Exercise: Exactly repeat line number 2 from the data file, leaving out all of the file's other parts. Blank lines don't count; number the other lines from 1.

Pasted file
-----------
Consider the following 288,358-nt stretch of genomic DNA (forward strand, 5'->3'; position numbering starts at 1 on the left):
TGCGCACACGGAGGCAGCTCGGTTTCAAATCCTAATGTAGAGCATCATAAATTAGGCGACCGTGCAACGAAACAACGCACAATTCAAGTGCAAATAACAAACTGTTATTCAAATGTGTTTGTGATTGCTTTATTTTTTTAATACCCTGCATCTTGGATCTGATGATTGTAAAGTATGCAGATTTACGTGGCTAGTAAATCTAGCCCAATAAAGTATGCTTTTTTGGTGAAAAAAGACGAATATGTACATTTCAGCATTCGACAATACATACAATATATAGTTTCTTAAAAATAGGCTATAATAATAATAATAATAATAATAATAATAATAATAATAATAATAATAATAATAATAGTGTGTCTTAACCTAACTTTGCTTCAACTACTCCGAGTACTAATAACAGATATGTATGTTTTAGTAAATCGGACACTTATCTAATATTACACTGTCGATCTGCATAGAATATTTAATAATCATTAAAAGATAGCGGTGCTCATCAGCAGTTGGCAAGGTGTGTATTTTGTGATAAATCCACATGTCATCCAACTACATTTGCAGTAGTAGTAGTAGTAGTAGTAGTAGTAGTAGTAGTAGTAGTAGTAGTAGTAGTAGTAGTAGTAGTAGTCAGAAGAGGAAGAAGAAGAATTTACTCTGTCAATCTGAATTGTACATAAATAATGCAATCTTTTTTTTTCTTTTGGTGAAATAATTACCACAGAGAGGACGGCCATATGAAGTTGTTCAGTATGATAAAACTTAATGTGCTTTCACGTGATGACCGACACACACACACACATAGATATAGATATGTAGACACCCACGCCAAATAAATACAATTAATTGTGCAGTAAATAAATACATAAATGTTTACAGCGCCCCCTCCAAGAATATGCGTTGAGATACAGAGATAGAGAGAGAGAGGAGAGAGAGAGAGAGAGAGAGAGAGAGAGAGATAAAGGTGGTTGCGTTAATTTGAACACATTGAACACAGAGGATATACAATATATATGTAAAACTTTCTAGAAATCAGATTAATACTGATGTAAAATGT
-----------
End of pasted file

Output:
TGCGCACACGGAGGCAGCTCGGTTTCAAATCCTAATGTAGAGCATCATAAATTAGGCGACCGTGCAACGAAACAACGCACAATTCAAGTGCAAATAACAAACTGTTATTCAAATGTGTTTGTGATTGCTTTATTTTTTTAATACCCTGCATCTTGGATCTGATGATTGTAAAGTATGCAGATTTACGTGGCTAGTAAATCTAGCCCAATAAAGTATGCTTTTTTGGTGAAAAAAGACGAATATGTACATTTCAGCATTCGACAATACATACAATATATAGTTTCTTAAAAATAGGCTATAATAATAATAATAATAATAATAATAATAATAATAATAATAATAATAATAATAATAGTGTGTCTTAACCTAACTTTGCTTCAACTACTCCGAGTACTAATAACAGATATGTATGTTTTAGTAAATCGGACACTTATCTAATATTACACTGTCGATCTGCATAGAATATTTAATAATCATTAAAAGATAGCGGTGCTCATCAGCAGTTGGCAAGGTGTGTATTTTGTGATAAATCCACATGTCATCCAACTACATTTGCAGTAGTAGTAGTAGTAGTAGTAGTAGTAGTAGTAGTAGTAGTAGTAGTAGTAGTAGTAGTAGTAGTAGTCAGAAGAGGAAGAAGAAGAATTTACTCTGTCAATCTGAATTGTACATAAATAATGCAATCTTTTTTTTTCTTTTGGTGAAATAATTACCACAGAGAGGACGGCCATATGAAGTTGTTCAGTATGATAAAACTTAATGTGCTTTCACGTGATGACCGACACACACACACACATAGATATAGATATGTAGACACCCACGCCAAATAAATACAATTAATTGTGCAGTAAATAAATACATAAATGTTTACAGCGCCCCCTCCAAGAATATGCGTTGAGATACAGAGATAGAGAGAGAGAGGAGAGAGAGAGAGAGAGAGAGAGAGAGAGAGATAAAGGTGGTTGCGTTAATTTGAACACATTGAACACAGAGGATATACAATATATATGTAAAACTTTCTAGAAATCAGATTAATACTGATGTAAAATGT